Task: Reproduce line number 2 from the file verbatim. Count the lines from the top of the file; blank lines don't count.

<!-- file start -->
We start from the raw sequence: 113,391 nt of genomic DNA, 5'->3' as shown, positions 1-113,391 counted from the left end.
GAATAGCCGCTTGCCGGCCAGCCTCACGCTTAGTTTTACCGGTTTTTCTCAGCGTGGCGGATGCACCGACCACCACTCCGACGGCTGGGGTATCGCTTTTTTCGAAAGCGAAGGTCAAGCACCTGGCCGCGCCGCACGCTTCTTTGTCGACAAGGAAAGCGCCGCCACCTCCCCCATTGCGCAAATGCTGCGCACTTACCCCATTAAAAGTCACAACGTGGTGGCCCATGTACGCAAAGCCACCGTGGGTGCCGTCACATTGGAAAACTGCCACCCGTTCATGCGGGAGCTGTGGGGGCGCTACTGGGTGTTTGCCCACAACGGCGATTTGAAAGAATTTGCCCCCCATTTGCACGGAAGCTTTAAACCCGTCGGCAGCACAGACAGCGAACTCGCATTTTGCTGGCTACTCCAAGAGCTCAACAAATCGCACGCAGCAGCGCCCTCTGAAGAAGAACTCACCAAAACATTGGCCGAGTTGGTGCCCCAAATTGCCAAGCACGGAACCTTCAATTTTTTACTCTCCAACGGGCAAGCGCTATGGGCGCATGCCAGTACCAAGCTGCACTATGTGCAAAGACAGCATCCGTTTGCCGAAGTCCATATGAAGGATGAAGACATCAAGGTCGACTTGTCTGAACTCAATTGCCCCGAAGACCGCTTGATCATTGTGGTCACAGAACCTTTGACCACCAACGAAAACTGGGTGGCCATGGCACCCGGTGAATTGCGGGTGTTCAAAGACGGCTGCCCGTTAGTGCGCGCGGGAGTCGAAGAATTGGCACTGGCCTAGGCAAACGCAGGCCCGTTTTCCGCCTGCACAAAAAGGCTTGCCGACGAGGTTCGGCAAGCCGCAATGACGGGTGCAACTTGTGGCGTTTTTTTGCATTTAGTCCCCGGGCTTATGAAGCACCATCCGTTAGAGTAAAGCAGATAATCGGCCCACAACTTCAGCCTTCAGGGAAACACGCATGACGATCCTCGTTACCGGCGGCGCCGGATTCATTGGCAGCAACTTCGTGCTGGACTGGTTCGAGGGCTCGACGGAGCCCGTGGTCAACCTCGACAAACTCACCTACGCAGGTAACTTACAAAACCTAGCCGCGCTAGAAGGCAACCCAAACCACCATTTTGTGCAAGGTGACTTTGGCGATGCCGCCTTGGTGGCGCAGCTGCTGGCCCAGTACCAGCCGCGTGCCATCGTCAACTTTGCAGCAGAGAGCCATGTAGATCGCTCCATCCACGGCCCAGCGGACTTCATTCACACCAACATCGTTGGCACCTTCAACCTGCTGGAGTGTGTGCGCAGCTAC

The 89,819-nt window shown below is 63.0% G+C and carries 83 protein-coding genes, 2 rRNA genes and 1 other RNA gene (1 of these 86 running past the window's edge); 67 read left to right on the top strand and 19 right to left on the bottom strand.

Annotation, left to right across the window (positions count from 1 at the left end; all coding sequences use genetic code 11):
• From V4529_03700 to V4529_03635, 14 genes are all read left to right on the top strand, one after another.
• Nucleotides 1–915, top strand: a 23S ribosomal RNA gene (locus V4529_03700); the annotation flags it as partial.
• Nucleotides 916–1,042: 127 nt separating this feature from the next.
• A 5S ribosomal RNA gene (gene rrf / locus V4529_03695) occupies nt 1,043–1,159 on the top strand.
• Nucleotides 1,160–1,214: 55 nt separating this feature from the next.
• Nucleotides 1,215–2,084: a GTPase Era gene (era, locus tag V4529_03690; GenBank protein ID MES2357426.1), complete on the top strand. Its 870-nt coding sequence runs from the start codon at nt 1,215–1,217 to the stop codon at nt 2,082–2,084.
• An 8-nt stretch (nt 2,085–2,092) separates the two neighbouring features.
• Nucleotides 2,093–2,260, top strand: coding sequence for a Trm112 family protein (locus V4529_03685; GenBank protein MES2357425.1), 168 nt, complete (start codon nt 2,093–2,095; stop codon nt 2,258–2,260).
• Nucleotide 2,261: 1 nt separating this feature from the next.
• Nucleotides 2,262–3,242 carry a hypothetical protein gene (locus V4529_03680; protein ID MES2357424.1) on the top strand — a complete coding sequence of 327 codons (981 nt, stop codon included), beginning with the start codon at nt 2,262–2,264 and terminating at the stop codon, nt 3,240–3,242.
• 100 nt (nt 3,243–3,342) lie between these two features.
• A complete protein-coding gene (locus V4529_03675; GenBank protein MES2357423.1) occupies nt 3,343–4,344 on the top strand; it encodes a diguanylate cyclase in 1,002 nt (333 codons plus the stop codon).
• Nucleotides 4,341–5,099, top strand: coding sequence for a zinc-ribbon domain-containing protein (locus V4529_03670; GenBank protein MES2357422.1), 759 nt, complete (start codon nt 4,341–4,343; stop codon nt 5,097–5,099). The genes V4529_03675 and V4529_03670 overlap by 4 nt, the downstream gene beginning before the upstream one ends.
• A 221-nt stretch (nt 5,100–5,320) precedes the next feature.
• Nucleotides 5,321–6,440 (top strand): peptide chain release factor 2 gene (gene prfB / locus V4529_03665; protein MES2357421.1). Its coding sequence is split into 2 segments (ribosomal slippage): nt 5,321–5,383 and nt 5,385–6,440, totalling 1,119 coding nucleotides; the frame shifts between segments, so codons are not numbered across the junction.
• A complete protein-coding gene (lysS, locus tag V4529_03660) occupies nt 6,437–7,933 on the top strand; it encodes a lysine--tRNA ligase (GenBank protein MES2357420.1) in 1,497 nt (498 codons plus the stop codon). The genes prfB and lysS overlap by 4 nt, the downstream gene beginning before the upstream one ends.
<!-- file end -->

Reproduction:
GAATAGCCGCTTGCCGGCCAGCCTCACGCTTAGTTTTACCGGTTTTTCTCAGCGTGGCGGATGCACCGACCACCACTCCGACGGCTGGGGTATCGCTTTTTTCGAAAGCGAAGGTCAAGCACCTGGCCGCGCCGCACGCTTCTTTGTCGACAAGGAAAGCGCCGCCACCTCCCCCATTGCGCAAATGCTGCGCACTTACCCCATTAAAAGTCACAACGTGGTGGCCCATGTACGCAAAGCCACCGTGGGTGCCGTCACATTGGAAAACTGCCACCCGTTCATGCGGGAGCTGTGGGGGCGCTACTGGGTGTTTGCCCACAACGGCGATTTGAAAGAATTTGCCCCCCATTTGCACGGAAGCTTTAAACCCGTCGGCAGCACAGACAGCGAACTCGCATTTTGCTGGCTACTCCAAGAGCTCAACAAATCGCACGCAGCAGCGCCCTCTGAAGAAGAACTCACCAAAACATTGGCCGAGTTGGTGCCCCAAATTGCCAAGCACGGAACCTTCAATTTTTTACTCTCCAACGGGCAAGCGCTATGGGCGCATGCCAGTACCAAGCTGCACTATGTGCAAAGACAGCATCCGTTTGCCGAAGTCCATATGAAGGATGAAGACATCAAGGTCGACTTGTCTGAACTCAATTGCCCCGAAGACCGCTTGATCATTGTGGTCACAGAACCTTTGACCACCAACGAAAACTGGGTGGCCATGGCACCCGGTGAATTGCGGGTGTTCAAAGACGGCTGCCCGTTAGTGCGCGCGGGAGTCGAAGAATTGGCACTGGCCTAGGCAAACGCAGGCCCGTTTTCCGCCTGCACAAAAAGGCTTGCCGACGAGGTTCGGCAAGCCGCAATGACGGGTGCAACTTGTGGCGTTTTTTTGCATTTAGTCCCCGGGCTTATGAAGCACCATCCGTTAGAGTAAAGCAGATAATCGGCCCACAACTTCAGCCTTCAGGGAAACACGCATGACGATCCTCGTTACCGGCGGCGCCGGATTCATTGGCAGCAACTTCGTGCTGGACTGGTTCGAGGGCTCGACGGAGCCCGTGGTCAACCTCGACAAACTCACCTACGCAGGTAACTTACAAAACCTAGCCGCGCTAGAAGGCAACCCAAACCACCATTTTGTGCAAGGTGACTTTGGCGATGCCGCCTTGGTGGCGCAGCTGCTGGCCCAGTACCAGCCGCGTGCCATCGTCAACTTTGCAGCAGAGAGCCATGTAGATCGCTCCATCCACGGCCCAGCGGACTTCATTCACACCAACATCGTTGGCACCTTCAACCTGCTGGAGTGTGTGCGCAGCTAC